Tiger Or Pussycat Parenting?

Tiger-Or-Pussycat-ParentingQuestion: What are the two “mindsets” of children as identified by the respected psychologist, Carol Dweck?

Answer: “Fixed mindset” and “Growth mindset”

Last month David Cameron made a speech in which he mentioned “Tiger Mums” and thus he re-opened the debate on different styles of parenting.  Following on from this, the people in our office here at Education Quizzes reflected on what he said and we thought it would be a good idea to point you in the direction of four influential thinkers who we admire.

The prime minister said: “Character – persistence – is core to success. As Carol Dweck has shown in her work at Stanford, no matter how clever you are if you do not believe in continued hard work and concentration, and if you do not believe that you can return from failure you will not fulfil your potential.”

The fact that David Cameron specifically mentioned the work of Carol Dweck suggests that she is influential in this field so let’s start with her. We believe that her work deserves much greater exposure so here is a quick overview of her thinking.

Ms. Dweck believes that students fall into one of two camps which she refers to as two different mindsets – “fixed mindset” and “growth mindset”.  Let’s have a look at the characteristics of each in Carol Dweck’s own words.

“In a FIXED MINDSET students believe their basic abilities, their intelligence, their talents, are just fixed traits. They have a certain amount and that’s that, and then their goal becomes to look smart all the time and never look dumb”.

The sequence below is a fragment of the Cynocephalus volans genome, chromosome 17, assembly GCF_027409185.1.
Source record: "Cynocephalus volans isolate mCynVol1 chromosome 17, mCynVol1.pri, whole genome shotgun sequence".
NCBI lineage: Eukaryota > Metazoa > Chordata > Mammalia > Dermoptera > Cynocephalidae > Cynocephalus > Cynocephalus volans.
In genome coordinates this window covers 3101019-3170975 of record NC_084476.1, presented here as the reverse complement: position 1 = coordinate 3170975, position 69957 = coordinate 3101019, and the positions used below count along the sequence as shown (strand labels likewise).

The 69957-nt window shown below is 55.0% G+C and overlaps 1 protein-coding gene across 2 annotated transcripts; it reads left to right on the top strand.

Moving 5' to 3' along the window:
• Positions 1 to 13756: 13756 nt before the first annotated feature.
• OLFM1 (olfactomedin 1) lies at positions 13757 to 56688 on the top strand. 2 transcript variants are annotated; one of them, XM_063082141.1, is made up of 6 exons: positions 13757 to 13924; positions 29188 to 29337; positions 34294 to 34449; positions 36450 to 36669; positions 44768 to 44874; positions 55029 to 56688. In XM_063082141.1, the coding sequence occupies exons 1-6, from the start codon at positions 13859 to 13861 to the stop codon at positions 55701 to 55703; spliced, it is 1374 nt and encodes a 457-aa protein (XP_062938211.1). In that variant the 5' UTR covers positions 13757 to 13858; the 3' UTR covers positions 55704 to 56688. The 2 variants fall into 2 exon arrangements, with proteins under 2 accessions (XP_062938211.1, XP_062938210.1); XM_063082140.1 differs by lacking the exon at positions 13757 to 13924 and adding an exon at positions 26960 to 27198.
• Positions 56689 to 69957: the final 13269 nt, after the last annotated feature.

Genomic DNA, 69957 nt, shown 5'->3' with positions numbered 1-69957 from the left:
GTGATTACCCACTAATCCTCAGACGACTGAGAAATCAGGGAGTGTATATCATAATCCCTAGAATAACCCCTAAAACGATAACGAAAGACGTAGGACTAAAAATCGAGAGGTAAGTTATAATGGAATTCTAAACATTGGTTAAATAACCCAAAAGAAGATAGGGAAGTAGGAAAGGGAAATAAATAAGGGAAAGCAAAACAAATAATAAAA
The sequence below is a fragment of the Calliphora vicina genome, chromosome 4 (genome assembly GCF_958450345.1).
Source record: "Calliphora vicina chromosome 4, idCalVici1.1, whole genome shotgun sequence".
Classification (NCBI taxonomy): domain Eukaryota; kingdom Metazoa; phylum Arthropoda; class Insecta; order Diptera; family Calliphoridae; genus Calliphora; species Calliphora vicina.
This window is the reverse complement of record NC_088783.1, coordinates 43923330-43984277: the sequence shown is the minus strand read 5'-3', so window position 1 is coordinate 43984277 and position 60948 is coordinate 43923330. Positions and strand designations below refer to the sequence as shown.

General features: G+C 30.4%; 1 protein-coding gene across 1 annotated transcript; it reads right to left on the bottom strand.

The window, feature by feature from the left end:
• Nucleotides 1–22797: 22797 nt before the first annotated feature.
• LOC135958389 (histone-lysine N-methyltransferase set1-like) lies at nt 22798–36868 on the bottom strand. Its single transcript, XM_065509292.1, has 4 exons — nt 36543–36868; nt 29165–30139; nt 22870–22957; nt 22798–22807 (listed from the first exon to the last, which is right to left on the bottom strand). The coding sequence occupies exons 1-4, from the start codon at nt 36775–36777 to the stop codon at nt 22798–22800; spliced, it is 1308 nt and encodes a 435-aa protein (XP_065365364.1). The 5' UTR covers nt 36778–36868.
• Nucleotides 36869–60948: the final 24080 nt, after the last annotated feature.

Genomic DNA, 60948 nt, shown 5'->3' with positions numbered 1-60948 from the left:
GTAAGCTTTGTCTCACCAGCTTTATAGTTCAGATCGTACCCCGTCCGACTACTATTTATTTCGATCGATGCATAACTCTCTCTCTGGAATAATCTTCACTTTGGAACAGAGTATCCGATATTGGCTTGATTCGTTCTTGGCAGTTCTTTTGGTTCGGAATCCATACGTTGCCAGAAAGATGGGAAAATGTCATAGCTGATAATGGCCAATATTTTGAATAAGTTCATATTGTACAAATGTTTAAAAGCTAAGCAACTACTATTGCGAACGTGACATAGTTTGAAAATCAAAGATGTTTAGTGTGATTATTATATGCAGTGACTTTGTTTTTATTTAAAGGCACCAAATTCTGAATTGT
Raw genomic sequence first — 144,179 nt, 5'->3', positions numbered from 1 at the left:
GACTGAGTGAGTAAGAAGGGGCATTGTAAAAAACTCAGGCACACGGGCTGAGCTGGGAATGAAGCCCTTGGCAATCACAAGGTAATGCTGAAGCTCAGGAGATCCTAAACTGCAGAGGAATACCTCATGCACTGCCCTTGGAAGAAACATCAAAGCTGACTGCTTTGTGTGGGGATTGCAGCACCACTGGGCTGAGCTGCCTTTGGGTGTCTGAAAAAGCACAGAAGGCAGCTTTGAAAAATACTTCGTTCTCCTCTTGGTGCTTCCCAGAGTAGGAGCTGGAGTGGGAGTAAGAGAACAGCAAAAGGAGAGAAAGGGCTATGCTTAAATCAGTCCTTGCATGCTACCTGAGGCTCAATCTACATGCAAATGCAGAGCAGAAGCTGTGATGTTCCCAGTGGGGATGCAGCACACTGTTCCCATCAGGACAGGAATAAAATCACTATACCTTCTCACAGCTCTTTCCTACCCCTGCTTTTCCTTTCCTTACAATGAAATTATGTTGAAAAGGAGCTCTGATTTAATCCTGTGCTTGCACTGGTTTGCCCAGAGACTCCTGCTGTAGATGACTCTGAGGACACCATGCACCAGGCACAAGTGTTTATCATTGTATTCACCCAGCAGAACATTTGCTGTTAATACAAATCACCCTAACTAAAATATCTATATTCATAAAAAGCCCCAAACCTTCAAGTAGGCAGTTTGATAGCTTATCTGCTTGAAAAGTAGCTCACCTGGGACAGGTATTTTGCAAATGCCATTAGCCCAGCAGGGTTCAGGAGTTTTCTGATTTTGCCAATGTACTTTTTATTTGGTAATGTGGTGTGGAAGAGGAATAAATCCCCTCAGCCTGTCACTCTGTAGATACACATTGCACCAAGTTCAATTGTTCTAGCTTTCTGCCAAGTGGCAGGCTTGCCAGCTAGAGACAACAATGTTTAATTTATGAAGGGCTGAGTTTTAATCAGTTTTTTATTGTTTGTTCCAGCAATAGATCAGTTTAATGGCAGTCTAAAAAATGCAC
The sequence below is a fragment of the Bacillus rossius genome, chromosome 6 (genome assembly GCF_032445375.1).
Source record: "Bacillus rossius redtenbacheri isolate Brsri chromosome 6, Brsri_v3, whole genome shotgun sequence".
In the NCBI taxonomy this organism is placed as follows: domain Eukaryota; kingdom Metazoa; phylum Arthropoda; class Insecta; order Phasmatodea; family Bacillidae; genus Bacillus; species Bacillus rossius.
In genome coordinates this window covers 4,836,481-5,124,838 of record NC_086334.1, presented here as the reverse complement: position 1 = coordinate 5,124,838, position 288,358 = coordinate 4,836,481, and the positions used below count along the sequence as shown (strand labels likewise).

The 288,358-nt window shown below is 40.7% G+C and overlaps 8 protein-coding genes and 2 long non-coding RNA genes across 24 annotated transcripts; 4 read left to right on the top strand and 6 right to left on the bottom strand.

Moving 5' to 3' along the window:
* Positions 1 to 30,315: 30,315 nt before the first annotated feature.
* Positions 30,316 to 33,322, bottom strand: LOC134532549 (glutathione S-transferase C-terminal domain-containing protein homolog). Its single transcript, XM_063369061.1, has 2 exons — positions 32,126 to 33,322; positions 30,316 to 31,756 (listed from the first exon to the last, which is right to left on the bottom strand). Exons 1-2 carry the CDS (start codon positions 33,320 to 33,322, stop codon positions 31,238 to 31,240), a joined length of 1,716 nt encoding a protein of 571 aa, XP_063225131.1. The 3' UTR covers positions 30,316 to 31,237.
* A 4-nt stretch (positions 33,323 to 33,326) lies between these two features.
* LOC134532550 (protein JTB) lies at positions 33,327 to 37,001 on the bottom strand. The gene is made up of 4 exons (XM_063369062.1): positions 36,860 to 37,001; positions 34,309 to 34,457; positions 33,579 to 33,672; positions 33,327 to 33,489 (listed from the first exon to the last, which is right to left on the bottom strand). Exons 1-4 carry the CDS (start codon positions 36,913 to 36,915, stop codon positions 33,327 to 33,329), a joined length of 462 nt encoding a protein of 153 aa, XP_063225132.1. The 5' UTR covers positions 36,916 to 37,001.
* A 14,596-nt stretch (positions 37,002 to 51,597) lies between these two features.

“In a GROWTH mindset students understand that their talents and abilities can be developed through effort, good teaching and persistence. They don’t necessarily think everyone’s the same or anyone can be Einstein, but they believe everyone can get smarter if they work at it”.

Even if you don’t have a deep knowledge of psychology, I’m sure you will recognize the above traits in individuals you know.  Can any of us deny that we ought to do everything we possibly can to encourage our children to develop a GROWTH MINDSET?

If these ideas resonate with you then try the YouTube video at How to Help Every Child Fulfil their Potential in which Carol Dweck expands on her theories.  In fact, if you only watch one parenting video this year then please, please make it this one!

The second of our “deep thinkers” on parenting just has to be Amy Chua.  Her book “Battle Hymn of the Tiger Mother” evidently plays a large part in David Cameron’s parenting ideas – why else would he mention “Tiger mums”?

Amy Chua is a disciplinarian in no short measure.  Her book relates how she threatens to burn her daughters’ soft toys unless they do piano practice, and explodes with fury if they ever fall short of straight-A grades.  Very few of us would consider this good parenting and yet…

These are not the actions of a mother hell-bent on ensuring her children achieve academic success at all costs.  Probably the most revealing aspect of Ms. Chua’s personality is summarized in her own words as follows: “If I could push a magic button and choose either happiness or success for my children, I’d choose happiness in a second.  But I don’t think it’s as simple as that; it can be a tough world out there, and true self-esteem has to be earned”.